Lawyer Wang Yu, whose detention on July 9th began the current sweep, has been the target of particularly fierce media attacks. Articles bounced up the search ranks by Baidu have depicted her as hysterical, “shrewish,” and violent, emphasizing an altercation at a train station in 2008 which led to her imprisonment for assault. (See an alternative account of this incident in a profile at Chinese Human Rights Defenders.) Also highlighted is footage of an apparent outburst during the trial of three Falun Gong practitioners, which Matthew Robertson and Yaxue Cao write at China Change is presented seriously out of context:
On July 19, nine days after Wang Yu had been taken away by police, CCTV broadcast the tail end of an altercation in the Shenhe District Court, which made Wang Yu out to be the aggressor as she yelled out that the court was a “pack of scoundrels.” She can be seen pointing her finger, enraged, and at one point demands that the court transcriptionist record her words: “You are a pack of scoundrels!” She is then dragged away by bailiffs.
[…] But CCTV did not tell the real story of what happened in the courtroom on April 22. Not surprisingly, a fuller understanding of what took place reveals a rather different picture to the state portrayal of Wang Yu.
[…] First, defendant Li Dongxu (李东旭) objected to appearing by herself, rather than with her co-defendants Yu Ming (于溟) and Gao Jingqun (高敬群) per court procedure. She was silenced by the judge, but persisted. So the bailiffs rushed at her, shoving her back into her seat. She cried out, struggling through tears to speak, still being gripped fiercely by the bailiffs, before one of them kicked her chair over. Injured and in tears, she was removed from the room.
Lawyer Dong Qianyong (董前勇) then stood up and objected to the treatment, Dong describing the torture that Li had suffered in custody. He was pounced on by four bailiffs, pulled out of the room, pushed down, and put into a chokehold until he lost consciousness.
And this is when the CCTV footage began: Wang Yu shouting at the bailiffs for openly beating her client and colleague and removing them from the courtroom. [Source]
The man accused of leading disruptions outside courtrooms is activist Wu Gan, who was detained in May and also attacked in state media. Didi Tang described Wu’s activities in a profile for the Associated Press:
Bearded, bald and burly ex-soldier Wu Gan calls himself The Ultra Vulgar Butcher. He poses for online portraits brandishing knives in both hands that he says he’ll use to “slaughter the pigs” among local officials who’ve done wrong.
[…] Wu was arrested May 19 in the southeastern city of Nanchang. He had traveled there after defense lawyers were denied access to files in a case in which four men were serving prison time for a double murder despite a later confession from a fifth man.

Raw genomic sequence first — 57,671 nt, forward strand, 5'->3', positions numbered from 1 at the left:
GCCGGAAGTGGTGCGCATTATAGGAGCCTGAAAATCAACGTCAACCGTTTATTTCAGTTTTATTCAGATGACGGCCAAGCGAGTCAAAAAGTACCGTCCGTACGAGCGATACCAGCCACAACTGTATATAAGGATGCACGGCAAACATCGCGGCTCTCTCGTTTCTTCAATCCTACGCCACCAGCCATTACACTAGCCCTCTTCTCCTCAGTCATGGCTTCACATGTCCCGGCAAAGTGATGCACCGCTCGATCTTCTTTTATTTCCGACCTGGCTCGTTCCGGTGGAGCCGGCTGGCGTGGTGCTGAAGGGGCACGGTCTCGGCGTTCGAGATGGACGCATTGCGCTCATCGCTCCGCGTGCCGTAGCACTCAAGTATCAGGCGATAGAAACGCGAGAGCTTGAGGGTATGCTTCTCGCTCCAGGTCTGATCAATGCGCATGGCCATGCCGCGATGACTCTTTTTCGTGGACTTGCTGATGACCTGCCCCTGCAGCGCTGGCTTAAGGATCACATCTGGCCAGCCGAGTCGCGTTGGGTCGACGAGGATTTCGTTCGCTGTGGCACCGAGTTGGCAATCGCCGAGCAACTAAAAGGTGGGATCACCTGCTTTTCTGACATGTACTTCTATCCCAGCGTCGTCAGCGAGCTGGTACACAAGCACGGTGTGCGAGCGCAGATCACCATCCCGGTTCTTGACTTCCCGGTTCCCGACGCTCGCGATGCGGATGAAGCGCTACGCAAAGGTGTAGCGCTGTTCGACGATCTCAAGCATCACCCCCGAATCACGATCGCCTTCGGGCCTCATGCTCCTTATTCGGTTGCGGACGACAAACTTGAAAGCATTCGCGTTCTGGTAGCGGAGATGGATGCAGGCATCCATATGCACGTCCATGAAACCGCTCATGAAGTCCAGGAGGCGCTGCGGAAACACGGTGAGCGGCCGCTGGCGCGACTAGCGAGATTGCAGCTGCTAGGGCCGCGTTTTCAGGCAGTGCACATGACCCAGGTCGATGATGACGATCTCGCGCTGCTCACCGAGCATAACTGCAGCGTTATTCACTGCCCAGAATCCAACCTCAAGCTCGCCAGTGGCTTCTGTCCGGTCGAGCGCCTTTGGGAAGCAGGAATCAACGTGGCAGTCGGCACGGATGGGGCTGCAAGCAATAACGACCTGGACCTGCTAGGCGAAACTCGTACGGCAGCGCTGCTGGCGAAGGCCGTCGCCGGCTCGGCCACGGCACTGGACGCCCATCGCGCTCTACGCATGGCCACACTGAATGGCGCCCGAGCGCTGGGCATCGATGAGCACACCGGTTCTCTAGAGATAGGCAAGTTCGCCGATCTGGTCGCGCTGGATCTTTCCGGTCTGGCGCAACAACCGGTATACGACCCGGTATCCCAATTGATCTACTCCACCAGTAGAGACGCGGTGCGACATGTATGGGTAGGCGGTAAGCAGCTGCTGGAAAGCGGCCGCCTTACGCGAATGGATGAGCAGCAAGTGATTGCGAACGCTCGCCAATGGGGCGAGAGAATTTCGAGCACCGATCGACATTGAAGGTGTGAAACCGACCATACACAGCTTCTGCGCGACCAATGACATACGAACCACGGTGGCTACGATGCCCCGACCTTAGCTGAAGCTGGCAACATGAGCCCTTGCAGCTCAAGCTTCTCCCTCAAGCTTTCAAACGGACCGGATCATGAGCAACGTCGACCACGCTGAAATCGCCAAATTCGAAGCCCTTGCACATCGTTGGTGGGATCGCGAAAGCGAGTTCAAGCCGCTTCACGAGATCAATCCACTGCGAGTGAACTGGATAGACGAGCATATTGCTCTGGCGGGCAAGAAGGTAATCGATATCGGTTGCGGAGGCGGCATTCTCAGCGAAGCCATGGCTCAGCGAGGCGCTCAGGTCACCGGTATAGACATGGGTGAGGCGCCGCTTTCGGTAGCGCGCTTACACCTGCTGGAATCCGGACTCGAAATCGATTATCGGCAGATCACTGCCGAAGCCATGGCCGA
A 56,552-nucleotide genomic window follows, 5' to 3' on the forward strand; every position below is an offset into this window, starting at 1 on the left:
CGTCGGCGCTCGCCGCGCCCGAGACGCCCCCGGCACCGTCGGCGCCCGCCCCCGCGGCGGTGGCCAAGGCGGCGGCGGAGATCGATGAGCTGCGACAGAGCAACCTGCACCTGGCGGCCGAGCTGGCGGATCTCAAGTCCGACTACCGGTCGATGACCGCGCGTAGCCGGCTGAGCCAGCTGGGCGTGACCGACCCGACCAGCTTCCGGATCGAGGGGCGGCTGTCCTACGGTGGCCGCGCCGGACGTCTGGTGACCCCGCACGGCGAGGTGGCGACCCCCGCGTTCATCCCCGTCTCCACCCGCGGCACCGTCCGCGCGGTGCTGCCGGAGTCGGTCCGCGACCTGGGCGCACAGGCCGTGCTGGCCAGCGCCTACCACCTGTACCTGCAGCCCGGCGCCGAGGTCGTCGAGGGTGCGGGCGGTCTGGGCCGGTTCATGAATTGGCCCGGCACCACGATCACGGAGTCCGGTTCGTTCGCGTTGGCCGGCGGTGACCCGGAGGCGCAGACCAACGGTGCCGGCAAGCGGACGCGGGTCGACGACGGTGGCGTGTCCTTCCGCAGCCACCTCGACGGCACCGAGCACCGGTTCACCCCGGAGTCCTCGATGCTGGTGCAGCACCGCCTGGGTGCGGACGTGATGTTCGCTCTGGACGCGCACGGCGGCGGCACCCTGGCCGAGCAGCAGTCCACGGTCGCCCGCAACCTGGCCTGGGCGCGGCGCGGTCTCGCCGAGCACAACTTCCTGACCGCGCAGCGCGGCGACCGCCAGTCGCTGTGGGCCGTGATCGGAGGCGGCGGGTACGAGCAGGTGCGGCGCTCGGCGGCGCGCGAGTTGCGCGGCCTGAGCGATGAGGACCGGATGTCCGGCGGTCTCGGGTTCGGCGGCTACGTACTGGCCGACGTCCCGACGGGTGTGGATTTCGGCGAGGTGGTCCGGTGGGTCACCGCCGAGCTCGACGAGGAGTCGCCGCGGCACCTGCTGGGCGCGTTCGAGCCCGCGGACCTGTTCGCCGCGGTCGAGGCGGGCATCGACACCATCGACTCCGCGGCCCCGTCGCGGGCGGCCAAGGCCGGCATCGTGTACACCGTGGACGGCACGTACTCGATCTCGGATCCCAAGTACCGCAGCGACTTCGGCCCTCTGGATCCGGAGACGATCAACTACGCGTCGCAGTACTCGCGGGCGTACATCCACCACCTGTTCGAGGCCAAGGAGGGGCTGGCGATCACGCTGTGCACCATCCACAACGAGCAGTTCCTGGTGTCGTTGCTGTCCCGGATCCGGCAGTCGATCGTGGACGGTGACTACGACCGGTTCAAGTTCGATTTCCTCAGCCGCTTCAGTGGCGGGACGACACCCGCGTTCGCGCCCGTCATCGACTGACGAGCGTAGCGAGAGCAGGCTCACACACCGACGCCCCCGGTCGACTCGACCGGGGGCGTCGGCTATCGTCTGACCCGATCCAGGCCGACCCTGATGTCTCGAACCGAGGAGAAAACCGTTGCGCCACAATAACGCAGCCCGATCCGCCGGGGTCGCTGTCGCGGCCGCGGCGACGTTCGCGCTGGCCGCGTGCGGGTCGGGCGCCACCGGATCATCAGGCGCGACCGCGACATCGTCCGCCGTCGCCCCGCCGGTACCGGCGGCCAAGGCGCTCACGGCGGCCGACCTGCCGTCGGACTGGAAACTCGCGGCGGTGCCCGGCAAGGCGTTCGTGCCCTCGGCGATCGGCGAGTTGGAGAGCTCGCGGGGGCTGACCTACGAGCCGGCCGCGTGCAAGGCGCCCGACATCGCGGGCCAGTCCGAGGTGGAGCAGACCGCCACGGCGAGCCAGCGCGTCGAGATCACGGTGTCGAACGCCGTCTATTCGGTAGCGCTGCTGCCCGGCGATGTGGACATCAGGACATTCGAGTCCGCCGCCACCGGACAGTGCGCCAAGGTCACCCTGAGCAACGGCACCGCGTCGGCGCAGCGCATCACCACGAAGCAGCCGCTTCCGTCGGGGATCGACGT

Wu wanted to put pressure on the court’s chief judge, Zhang Zhonghou. In social media, Wu called Zhang a rogue and said he planned to hold a mock funeral for him, order white chrysanthemums for mourning and parade a statue of him around town.
[…] Zhang Weiyu, one of the lawyers representing the four men believed to have been wrongfully convicted, said they were hoping Wu’s activism would “prod the authorities into doing the right thing.”
[…] Zhang Weiyu said he does not think Wu’s acts were unlawful, although Wu did push the envelope.
“I really admired his courage, and I cautioned him to be more careful,” he recalled. “And he told me he did not believe he was doing anything wrong, and that he knew the boundaries.” [Source]
Read more in a lengthier profile by Yaqiu Wang at China Change.
A less theatrical protest was suppressed late last week outside the Guangzhou trial of lawyer Tang Jingling and two activists, which Tang described in a defense statement as a clash of “darkness versus light, [and] destruction versus hope.” His wife told South China Morning Post that “I fear for the fate of my husband and the lawyers representing him and his friends in court … They might end up like Sui [Muqing] and the other lawyers who have been detained in the recent crackdown.” Sui took part in an earlier trial last month, and was dismissed along with the other defense lawyers in protest at the court’s refusal to let them call witnesses. He is now under residential surveillance for inciting subversion following the Black Friday crackdown. The tactic of firing lawyers has become common in political cases, and may be seen by authorities as the sort of disruptive activity that the detainees are accused of orchestrating.
The New York Times’ Dan Levin reported on the rounding-up of supporters outside the court:
As the trial in Guangzhou resumed, large numbers of police officers were deployed around the courthouse and foreign diplomats were barred from entering the courtroom. On Thursday, a phalanx of plainclothes security agents brandished large, black umbrellas to obscure views of several of the defendants’ supporters being led away by the police, according to witnesses and photographs posted to Twitter.